As mentioned above, Al Foss started a fishing lure company in Cleveland, Ohio in 1915. This time he had no partners or investors. It was just Al Foss, Cleveland, O. The first Al Foss lures were introduced in 1916. More soon followed, as Foss was issued a dozen fishing related patents and the early Al Foss Pork Rind Minnows were based these patents. In addition to lures, Al Foss is known for the unique tin boxes used as packing for the baits, for the development of pork rind trailers, and for selling a high quality fishing reel.
Foss retired in 1929, selling his business just before the Depression
to American Fork & Hoe Company of Geneva, Ohio. They
Al Foss lures through their True Temper division and expanded the
fishing tackle product line over the next thirty years.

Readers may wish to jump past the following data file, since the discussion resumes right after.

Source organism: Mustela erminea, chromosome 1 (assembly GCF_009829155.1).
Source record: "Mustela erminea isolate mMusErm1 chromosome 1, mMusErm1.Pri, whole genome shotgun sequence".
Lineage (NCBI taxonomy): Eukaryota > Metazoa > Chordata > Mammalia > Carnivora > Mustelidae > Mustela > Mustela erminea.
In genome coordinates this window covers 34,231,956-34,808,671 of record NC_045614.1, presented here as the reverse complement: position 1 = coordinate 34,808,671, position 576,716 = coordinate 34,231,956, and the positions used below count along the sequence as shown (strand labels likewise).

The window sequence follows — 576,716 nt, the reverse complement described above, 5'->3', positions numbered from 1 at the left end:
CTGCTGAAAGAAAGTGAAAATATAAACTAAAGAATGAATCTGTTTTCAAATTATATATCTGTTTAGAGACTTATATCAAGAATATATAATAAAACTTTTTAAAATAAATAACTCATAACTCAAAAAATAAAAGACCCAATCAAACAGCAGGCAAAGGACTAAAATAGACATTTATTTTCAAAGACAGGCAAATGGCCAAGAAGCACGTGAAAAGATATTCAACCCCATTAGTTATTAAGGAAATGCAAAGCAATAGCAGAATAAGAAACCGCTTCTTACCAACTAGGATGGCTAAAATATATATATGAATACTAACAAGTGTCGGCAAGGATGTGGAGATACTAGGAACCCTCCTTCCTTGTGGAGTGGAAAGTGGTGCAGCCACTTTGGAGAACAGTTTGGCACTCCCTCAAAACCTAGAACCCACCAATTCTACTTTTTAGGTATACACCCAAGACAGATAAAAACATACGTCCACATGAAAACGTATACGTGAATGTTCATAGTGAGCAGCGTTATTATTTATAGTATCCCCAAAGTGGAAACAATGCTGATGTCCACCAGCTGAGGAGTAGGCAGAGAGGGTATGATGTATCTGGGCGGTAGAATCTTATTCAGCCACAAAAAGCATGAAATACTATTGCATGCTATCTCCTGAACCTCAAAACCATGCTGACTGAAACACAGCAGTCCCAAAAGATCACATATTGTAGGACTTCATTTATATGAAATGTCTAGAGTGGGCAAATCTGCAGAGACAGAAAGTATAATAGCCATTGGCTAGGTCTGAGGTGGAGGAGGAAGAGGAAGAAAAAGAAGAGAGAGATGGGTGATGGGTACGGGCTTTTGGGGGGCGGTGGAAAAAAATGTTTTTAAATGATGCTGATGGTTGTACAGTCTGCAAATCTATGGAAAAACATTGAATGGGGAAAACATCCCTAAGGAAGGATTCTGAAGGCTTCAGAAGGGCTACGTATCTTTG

True Temper moved their fishing tackle business to South Carolina in the mid 1950's. Several years later they combined several businesses into The American Tackle And Equipment Company, which continued to sell True Temper fishing lures. Production eventually stopped and Weber Tackle of Wisconsin acquired rights to produce the Al Foss Shimmy Wiggler for several years into the late 1960's. Thus, the product line started by Al Foss lasted over fifty years.
American Fork & Hoe Company - Geneva, Ohio
Here is a brief
timeline of the major events in the history of the Al Foss Pork Rind
|Al Foss Fishing Tackle in Cleveland, Ohio||1915 - 1929|
|Fishing Patents Starting||1916|
|Sold to American Fork and Hoe||1929|
|True Temper Division Production in Geneva, Ohio||1929 - 1955|
|Company became known as True Temper||1949|
|Production Moved to Anderson, South Carolina||1955|
|True Temper, Montague and Ocean City combined into American Tackle and Equipment Company||1957|